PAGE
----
FOXBORO, MASS. -- This is the sad truth about the Dolphins on Sunday:
Their best quarterback today was a running back, as Ronnie Brown was the only Miami player with a TD pass. Their best run was delivered by a quarterback as Pat White delivered a game-high 33-yard gain. And Miami's best catch of a pass was delivered by a defensive back -- Vontae Davis had a leaping, falling, grab for an interception off a tip he himself made.
If you want strange stuff, this is it.
If you want winning football, this isn't the formula.
The Dolphins got the terrible combination of little offense, weak-kneed defense, and questionable coaching all in one game. The result was a 27-17 loss to the New England Patriots. Miami is now 3-5 through the first half of the season.
So was coach Tony Sparano happy his team stayed close in this game until the Patriots put the game's final 11 points on the board?
"So close in this game just don’t get it," Sparano said. "That’s why [the Patriots] got a lot of banners out there. They figure out how to win these close games. From our end, you know, we understand where we are right now, so I told the team in there, we’re a good football team and we’re really close to being a really good football team. Keep fighting these heavyweight battles like this, but we got to get it to turn."
Well, perhaps Sparano thinks the Dolphins are close to being a good team. But I see a team that cannot throw the ball well enough to compete against teams that do exactly that. As a result the contrast between the Dolphins and Colts or Saints or Chargers or, yes, Patriots is stark.
The Dolphins had dropped passes from Brian Hartline, Davone Bess and Ted Ginn.
The Patriots, meanwhile, can throw to Wes Welker, who leads the NFL in catches over three years, and did so nine times for 84 yards. Or they can throw to Randy Moss, who has 140 career TD catches, second only to Jerry Rice. Or they can throw to tight end Ben Watson, who at 250 pounds runs faster than any Miami wide receiver except Ted Ginn Jr.
The Patriots are explosive. And the Dolphins decided to cover Randy Moss man-to-man with Vontae Davis. "I was on him man-to-man a majority of the time," Davis said.
The strategy has failed before and failed again as Moss caught six passes for 147 yards, including a 71-yard touchdown.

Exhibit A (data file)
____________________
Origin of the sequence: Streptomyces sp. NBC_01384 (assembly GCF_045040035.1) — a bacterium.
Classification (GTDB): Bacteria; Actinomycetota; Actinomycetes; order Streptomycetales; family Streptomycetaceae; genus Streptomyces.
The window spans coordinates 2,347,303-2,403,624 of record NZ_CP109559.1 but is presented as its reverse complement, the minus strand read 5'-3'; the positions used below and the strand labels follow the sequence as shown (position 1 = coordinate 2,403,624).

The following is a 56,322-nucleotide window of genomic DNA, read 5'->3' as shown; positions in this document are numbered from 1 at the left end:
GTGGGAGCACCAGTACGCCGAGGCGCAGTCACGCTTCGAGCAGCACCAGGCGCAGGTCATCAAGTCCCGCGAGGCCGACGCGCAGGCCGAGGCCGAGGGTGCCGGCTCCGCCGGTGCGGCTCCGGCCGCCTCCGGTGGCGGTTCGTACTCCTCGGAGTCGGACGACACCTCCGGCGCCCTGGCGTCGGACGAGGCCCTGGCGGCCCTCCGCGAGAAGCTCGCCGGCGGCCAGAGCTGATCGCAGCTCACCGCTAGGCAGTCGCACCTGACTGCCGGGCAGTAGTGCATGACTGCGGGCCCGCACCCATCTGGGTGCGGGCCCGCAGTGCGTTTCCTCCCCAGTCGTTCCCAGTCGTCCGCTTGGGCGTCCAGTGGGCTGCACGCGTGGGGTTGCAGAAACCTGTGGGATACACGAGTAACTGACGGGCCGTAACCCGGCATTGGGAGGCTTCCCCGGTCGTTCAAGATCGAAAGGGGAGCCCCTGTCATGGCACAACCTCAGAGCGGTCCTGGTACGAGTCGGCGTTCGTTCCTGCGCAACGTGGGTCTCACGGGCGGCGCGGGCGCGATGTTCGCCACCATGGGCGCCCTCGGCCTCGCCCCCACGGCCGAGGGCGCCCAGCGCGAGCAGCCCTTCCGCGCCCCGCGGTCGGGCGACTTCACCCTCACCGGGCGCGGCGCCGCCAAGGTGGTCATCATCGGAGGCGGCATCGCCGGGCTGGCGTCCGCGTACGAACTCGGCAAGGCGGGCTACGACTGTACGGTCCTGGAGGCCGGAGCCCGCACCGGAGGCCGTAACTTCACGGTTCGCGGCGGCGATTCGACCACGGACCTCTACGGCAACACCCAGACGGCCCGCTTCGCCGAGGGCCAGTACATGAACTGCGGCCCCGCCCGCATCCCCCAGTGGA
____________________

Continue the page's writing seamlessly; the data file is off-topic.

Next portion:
"It is asking a lot," Sparano said, "but you can’t double them all. In this situation, you really can’t. You know we didn’t get enough pass rush in some of the situations out there, it has a lot to do with that. You got to get pressure on Tom [Brady], and we weren’t able to do that today and you are asking guys to hold up for a long period of time. Now that being said, we certainly in some situations didn’t play our man-to-man coverage very well. We tried to mix it up really well against them, with man, with zone, with combination coverage, and ‘Tom being Tom,’ did a great job of finding guys."
The Dolphins need to find their elite pass-rushers. Joey Porter was missing in action Sunday. He had neither a sack nor a tackle. Jason Taylor didn't have a sack, either, although he was much more active than Porter.
My big frustration with this defense is it gives up touchdowns after the Miami offense gives the team a chance to win. As I wrote in my column in The Miami Herald the Dolphins scored after a 10-minute drive to put the Dolphins ahead 17-16 and then the defense gave the lead right back.
The bottom line?
The Dolphins can win when they aren't facing elite passing teams. Then they are able to limit the damage of the opposing offense to only running the ball against a defense that defends the run fairly well.
But defend a great passing team? They have proven time and again this season they cannot do it.
The Dolphins can also survive offensively on their rushing game alone when they're leading or when the opposing defense is worried about them passing. But defenses lately have pretty much dismissed Miami's passing game. Everyone loads up at the line of scrimmage to stop Miami's run. And the offense cannot complete passes downfield to force people to back off.
Tough way to make a living.